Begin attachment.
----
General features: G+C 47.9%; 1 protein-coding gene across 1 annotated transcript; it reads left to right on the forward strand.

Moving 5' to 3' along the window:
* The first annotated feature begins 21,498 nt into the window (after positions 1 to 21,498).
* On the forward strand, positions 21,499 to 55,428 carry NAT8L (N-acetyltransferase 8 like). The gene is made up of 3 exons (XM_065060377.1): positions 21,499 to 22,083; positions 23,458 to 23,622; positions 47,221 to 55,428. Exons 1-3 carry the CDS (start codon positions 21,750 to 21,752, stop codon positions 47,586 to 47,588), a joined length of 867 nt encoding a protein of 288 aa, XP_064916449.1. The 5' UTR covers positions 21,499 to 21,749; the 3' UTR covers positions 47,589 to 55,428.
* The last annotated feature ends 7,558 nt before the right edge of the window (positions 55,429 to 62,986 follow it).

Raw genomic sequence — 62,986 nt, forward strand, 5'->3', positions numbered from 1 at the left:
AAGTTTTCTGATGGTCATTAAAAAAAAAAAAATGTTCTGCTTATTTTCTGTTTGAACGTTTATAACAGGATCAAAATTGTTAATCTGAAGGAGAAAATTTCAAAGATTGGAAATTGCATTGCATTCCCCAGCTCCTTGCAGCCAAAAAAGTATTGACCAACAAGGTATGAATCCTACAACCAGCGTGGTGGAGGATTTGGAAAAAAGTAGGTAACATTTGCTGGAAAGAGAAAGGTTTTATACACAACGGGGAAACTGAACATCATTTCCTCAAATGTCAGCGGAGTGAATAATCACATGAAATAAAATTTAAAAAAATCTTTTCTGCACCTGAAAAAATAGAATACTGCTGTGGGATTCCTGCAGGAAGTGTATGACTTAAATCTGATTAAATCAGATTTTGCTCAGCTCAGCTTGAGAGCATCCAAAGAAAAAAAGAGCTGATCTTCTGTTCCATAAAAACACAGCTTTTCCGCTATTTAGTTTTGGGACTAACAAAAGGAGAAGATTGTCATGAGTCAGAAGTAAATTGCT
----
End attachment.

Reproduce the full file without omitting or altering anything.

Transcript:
General features: G+C 47.9%; 1 protein-coding gene across 1 annotated transcript; it reads left to right on the forward strand.

Moving 5' to 3' along the window:
* The first annotated feature begins 21,498 nt into the window (after positions 1 to 21,498).
* On the forward strand, positions 21,499 to 55,428 carry NAT8L (N-acetyltransferase 8 like). The gene is made up of 3 exons (XM_065060377.1): positions 21,499 to 22,083; positions 23,458 to 23,622; positions 47,221 to 55,428. Exons 1-3 carry the CDS (start codon positions 21,750 to 21,752, stop codon positions 47,586 to 47,588), a joined length of 867 nt encoding a protein of 288 aa, XP_064916449.1. The 5' UTR covers positions 21,499 to 21,749; the 3' UTR covers positions 47,589 to 55,428.
* The last annotated feature ends 7,558 nt before the right edge of the window (positions 55,429 to 62,986 follow it).

Raw genomic sequence — 62,986 nt, forward strand, 5'->3', positions numbered from 1 at the left:
AAGTTTTCTGATGGTCATTAAAAAAAAAAAAATGTTCTGCTTATTTTCTGTTTGAACGTTTATAACAGGATCAAAATTGTTAATCTGAAGGAGAAAATTTCAAAGATTGGAAATTGCATTGCATTCCCCAGCTCCTTGCAGCCAAAAAAGTATTGACCAACAAGGTATGAATCCTACAACCAGCGTGGTGGAGGATTTGGAAAAAAGTAGGTAACATTTGCTGGAAAGAGAAAGGTTTTATACACAACGGGGAAACTGAACATCATTTCCTCAAATGTCAGCGGAGTGAATAATCACATGAAATAAAATTTAAAAAAATCTTTTCTGCACCTGAAAAAATAGAATACTGCTGTGGGATTCCTGCAGGAAGTGTATGACTTAAATCTGATTAAATCAGATTTTGCTCAGCTCAGCTTGAGAGCATCCAAAGAAAAAAAGAGCTGATCTTCTGTTCCATAAAAACACAGCTTTTCCGCTATTTAGTTTTGGGACTAACAAAAGGAGAAGATTGTCATGAGTCAGAAGTAAATTGCT